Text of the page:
Coming back to cobalamin, it has been shown, already in 1980, that “at least two groups of organisms in the small bowel, Pseudomonas and Klebsiella sp., may synthesize significant amounts of the vitamin [B12]” [1]. Obviously, the two accepted dogma of vitamin B metabolism in the digestive tract don’t seem to correspond to reality: several compounds (vitamins B1, B2, B5, B8 and B9) supposedly absorbed by the small intestine may be assimilated by the colonocytes, while several compounds (vitamins B9 and B12) supposedly synthesized by colonic bacteria may actually be generated in the small intestine! Unfortunately, if we wanted to explain the high vitamin B12 blood levels by some colonic absorption, we must underline that absolutely nothing has been published about this and what seems true for other B vitamins would not be so for cobalamin.

Consequently, we should rather focus on the possibility that bacterially-produced vitamin B12 is absorbed in the small intestine, where most of the assimilation process of other B vitamins takes place. Two different specific proteins ensure the uptake of thiamine (vitamin B1) in the enterocytes of the proximal small intestine and are structurally close to a specific folic acid carrier [14]. Indeed, the intestinal folate (vitamin B9) absorption process occurs via a specialized mechanism that involves the reduced folate carrier (RFC) in the jejunum (the middle part of the small intestine) [15, 16]. We have already mentioned earlier the existence, in the proximal small intestinal enterocytes, of a sodium-dependent multivitamin transporter (SMVT) taking care of biotin (vitamin B8) and of pantothenic acid (vitamin B5). The involvement of a specialized carrier-mediated mechanism for pyridoxine (vitamin B6) by the intestinal epithelial cells has been demonstrated for the first time in 2003 [17]. Finally, a specialized carrier for niacin (vitamin B3) has been uncovered recently, the article only being published in July 2005 [18].

In contrast to all the other B vitamins, cobalamin is not absorbed in the jejunum or in the proximal (first part of) ileum as they are, but only in the terminal ileum from a quite complex absorption process. This makes absorption very sensitive to diseases affecting specifically, or more frequently, this portion of the digestive tract such as Crohn’s disease.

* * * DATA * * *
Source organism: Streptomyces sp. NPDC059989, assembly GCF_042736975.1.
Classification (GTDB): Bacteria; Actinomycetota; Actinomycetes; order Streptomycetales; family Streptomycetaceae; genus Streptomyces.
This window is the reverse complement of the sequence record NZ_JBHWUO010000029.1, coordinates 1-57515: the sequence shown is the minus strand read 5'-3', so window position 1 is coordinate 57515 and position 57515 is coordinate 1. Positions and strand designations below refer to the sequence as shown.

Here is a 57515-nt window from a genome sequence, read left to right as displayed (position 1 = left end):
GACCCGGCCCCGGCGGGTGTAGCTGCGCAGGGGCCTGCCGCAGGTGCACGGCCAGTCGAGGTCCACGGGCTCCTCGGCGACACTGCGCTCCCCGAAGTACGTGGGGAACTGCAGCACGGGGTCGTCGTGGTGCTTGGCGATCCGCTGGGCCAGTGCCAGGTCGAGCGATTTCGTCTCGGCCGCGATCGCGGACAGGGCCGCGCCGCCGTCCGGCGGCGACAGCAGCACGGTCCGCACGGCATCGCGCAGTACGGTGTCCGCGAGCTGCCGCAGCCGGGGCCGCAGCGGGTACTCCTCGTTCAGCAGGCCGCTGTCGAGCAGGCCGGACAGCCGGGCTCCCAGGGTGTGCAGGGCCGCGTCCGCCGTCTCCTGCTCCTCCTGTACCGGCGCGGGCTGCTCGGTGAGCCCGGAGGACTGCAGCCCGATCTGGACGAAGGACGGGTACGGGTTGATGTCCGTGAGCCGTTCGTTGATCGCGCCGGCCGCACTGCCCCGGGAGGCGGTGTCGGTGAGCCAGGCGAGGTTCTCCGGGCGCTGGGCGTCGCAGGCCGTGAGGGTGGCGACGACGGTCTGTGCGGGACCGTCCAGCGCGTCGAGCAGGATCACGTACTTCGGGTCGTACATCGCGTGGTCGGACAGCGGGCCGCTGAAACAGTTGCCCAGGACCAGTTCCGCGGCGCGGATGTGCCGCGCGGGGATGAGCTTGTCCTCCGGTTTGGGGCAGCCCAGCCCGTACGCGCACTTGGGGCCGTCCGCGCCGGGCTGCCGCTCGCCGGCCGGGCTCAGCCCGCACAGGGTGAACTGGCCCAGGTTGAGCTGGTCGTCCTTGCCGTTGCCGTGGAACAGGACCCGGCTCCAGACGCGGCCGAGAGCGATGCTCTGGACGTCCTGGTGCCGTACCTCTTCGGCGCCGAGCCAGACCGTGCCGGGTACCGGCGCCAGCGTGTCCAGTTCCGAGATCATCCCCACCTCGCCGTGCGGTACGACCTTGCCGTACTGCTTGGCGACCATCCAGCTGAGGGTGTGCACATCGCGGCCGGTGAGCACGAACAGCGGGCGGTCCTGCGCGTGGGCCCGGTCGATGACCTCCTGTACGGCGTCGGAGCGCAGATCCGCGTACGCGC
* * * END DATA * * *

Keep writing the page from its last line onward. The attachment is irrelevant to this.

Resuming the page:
Vitamin B12 Absorption
The term vitamin B12 or cobalamin actually refers to four different forms found in the diet and mostly bound to proteins: methylcobalamin, hydroxocobalamin, cyanocobalamin, and deoxyadenosylcobalamin The absorption process involves five steps:

  1. The cobalamins are released from their protein complexes through the action of acid or pepsin in the stomach.
  2. They bind to R proteins – cobalamin-binding glycoproteins secreted in saliva and in gastric juice.
  3. The cobalamin-protein complexes must then be degraded by pancreatic proteases. This important step may be jeopardized in case of pancreatic insufficiency [19].
  4. The free cobalamin combines in the duodenum with another glycoprotein called intrinsic factor which is secreted by the stomach parietal (oxyntic) cells; this glycoprotein dimerises and each part of the dimer binds one molecule of cobalamin, making the complex resistant to digestion [20]. The formation of the cobalamin-intrinsic factor complex appears indispensable for the vitamin to be absorbed in the terminal ileum via an active transport system [19].
  5. The brush border membrane of the terminal ileum enterocytes contains a specific receptor for the dimeric complex and its importance in the process is shown by a congenital vitamin B12 malabsorption syndrome due to a defect in this receptor. The absorption is hampered by an abnormally low ileum pH, which may occur in some diseases such as the Zollinger-Ellison syndrome.

The problem with vitamin B12 absorption lies in the small safety margin between the dietary requirements for the vitamin and the maximal absorptive capacity of the five-step process outlined above. Cobalamins can also be absorbed passively, but the passive pathway only accounts for 1 or 2 % of the ingested vitamin, explaining the development of anemia when one of the five steps is not functioning properly [20]. The most frequent cause for vitamin B12 malabsorption is represented by the lack of intrinsic factor [19], which may be explained by a genetic defect, an auto-immune condition (auto-antibodies targeting either the parietal cells or the intrinsic factor itself), or a surgical gastrectomy (removal of part or all of the stomach). But further problems can occur at the level of the blood carriers, transcobalamin I and transcobalamin II, which may be impaired [21].